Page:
There were a few other issues before the bench. The fact that Swaminathan was hearing the matter, amounted to a judge hearing his own case. Shankar had questioned Swaminathan’s integrity, after which the judge had instituted the first case of criminal contempt against him. However, Shankar’s tweets against Swaminathan were not the subject of the case he was eventually convicted for.
However, the bench noted that it was the chief justice who assigned the matter and the law did not bar Swaminathan from hearing the case. Additionally, Shankar never asked for Swaminathan’s recusal. Therefore, it was not against natural justice.
According to TheNewsMinute, Shankar had requested that his sentence be suspended till he could appeal the decision to the Supreme Court. But this request was rejected. The court said that the sentence of six months, the highest permissible jail term under the law, was justified.
The case was also decided swiftly: within 15 days. Shankar had initially asked for eight weeks, and later, two weeks, to file a reply. However, since he refused to refrain from criticising the judiciary while the case was ongoing, the bench granted him only a week. Justifying this, the court said that Shankar had an opportunity to “have his full say”.
Prashant Bhushan, advocate and convenor of the Campaign for Judicial Accountability and Reforms, disagreed with the order on several grounds. “The judge had a conflict of interest,” he said. “He should not have heard the case.”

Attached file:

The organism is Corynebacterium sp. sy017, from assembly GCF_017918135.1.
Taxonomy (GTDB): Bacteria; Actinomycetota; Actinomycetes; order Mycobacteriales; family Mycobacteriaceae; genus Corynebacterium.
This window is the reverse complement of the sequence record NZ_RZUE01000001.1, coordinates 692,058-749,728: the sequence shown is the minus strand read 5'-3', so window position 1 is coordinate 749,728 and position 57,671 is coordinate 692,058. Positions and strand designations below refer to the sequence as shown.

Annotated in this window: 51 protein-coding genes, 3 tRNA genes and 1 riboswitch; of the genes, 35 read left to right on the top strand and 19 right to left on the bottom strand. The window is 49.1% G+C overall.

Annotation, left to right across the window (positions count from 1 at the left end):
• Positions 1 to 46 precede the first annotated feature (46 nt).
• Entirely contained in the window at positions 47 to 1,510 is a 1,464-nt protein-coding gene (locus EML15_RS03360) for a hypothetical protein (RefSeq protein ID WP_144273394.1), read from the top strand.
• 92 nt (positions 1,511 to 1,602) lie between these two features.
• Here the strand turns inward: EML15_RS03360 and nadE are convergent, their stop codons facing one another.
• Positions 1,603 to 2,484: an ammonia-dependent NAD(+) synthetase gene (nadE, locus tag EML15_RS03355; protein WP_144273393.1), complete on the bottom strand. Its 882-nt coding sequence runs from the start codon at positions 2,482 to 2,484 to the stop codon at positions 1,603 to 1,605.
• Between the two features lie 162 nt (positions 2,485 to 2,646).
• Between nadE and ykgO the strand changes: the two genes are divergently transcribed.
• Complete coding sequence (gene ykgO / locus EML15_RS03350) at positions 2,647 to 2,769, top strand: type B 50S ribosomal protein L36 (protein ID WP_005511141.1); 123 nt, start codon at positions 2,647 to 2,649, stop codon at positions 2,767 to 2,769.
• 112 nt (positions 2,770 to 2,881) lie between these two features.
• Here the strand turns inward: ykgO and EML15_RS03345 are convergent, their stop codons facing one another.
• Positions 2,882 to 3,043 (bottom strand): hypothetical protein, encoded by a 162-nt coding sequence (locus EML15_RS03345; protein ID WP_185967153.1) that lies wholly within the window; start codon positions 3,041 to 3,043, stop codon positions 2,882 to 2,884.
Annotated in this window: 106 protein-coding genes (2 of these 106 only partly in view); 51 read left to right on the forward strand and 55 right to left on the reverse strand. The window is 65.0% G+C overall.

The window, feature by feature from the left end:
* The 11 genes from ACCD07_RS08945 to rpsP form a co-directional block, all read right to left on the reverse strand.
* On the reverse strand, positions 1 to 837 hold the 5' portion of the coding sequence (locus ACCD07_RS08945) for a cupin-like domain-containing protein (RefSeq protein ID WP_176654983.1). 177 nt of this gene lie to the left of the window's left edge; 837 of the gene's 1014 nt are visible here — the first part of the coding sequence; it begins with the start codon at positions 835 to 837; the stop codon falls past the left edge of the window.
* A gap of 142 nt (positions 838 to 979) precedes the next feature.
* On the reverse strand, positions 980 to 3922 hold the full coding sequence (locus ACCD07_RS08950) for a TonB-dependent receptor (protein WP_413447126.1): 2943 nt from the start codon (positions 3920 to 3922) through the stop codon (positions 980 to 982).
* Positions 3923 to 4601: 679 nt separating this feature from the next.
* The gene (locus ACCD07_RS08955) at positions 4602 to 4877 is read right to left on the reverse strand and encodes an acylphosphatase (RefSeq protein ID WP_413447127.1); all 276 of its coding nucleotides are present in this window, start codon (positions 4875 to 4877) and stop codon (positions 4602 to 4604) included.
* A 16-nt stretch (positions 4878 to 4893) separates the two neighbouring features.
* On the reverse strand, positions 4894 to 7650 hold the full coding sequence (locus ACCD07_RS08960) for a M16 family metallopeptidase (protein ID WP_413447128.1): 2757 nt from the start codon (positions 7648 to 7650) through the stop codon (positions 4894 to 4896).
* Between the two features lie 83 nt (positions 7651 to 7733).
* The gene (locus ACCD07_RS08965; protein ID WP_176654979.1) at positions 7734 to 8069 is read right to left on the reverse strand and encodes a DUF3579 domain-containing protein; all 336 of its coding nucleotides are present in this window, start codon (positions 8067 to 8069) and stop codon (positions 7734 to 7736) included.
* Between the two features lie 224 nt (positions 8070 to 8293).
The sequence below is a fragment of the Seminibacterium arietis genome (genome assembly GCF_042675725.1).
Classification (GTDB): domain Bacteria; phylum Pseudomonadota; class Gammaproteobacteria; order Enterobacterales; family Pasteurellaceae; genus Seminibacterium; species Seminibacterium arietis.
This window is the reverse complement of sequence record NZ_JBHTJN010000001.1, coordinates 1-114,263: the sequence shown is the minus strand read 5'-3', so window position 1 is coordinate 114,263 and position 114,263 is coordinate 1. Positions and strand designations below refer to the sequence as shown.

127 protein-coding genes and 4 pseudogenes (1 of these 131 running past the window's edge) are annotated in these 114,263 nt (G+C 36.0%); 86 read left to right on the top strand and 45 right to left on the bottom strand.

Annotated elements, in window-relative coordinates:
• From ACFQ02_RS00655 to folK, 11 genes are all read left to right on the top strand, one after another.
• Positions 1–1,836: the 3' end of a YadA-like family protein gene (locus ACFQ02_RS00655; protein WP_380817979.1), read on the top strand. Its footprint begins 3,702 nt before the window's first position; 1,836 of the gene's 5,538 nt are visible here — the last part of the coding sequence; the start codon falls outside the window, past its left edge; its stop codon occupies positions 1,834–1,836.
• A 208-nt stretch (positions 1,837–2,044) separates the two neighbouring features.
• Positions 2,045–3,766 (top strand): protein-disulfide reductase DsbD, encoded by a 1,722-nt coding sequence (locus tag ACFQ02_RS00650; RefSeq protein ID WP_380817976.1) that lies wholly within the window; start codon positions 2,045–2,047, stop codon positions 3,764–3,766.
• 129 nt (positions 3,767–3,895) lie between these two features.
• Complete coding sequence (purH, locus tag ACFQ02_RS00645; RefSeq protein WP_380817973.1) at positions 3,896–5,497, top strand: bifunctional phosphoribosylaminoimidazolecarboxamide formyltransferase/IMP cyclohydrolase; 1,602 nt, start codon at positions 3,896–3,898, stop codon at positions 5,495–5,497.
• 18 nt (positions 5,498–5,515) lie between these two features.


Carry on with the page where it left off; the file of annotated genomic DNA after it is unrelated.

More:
With regard to the sentence of six months, Bhushan said, “The order is vindictive. It is clear that the judge had a personal angst against him. For someone to say there is a lot of corruption in the judiciary is perfectly fine.”
Such orders, Bhushan said, “will bring greater disrepute to the judiciary”. He added, “The judiciary’s reputation cannot be protected by punishing people for contempt.”
However, some lawyers feel that Shankar’s conduct merited the punishment. “He is consistently trying to scandalise the court,” said Madurai-based lawyer Mehboob Athiff. “As a member of the bar, I would welcome this decision.”
Athiff added: “His comments were not in good taste. To pardon him would only embolden him to do it again.”
Contempt and democracy
India’s criminal contempt law has been hotly contested, with many arguing that it has no place in a modern democracy. Academics have written about how the law, in effect, allows the judiciary to escape public criticism.
“Criminal contempt is quite problematic in a democracy,” said Aparna Chandra, a professor of constitutional law at the National Law School of India University, Bangalore. “As public officials, judges should be open to public accountability.”
Though Article 19(2) of the Constition mentions contempt of court as one of the grounds on which free speech can be reasonably restricted, Chandra said, “This restriction has to be restricted in scope since judges do not wear this power lightly.”
Thus, according to her, only civil contempt, which punishes people for not following courts’ order, was legitimate.
In 2013, the United Kingdom abolished “scandalising the court” as grounds for criminal contempt. A petition pending before the Karnataka High Court also argues that some provisions of the Indian contempt law are too broad and vague and thus undermine freedom of speech.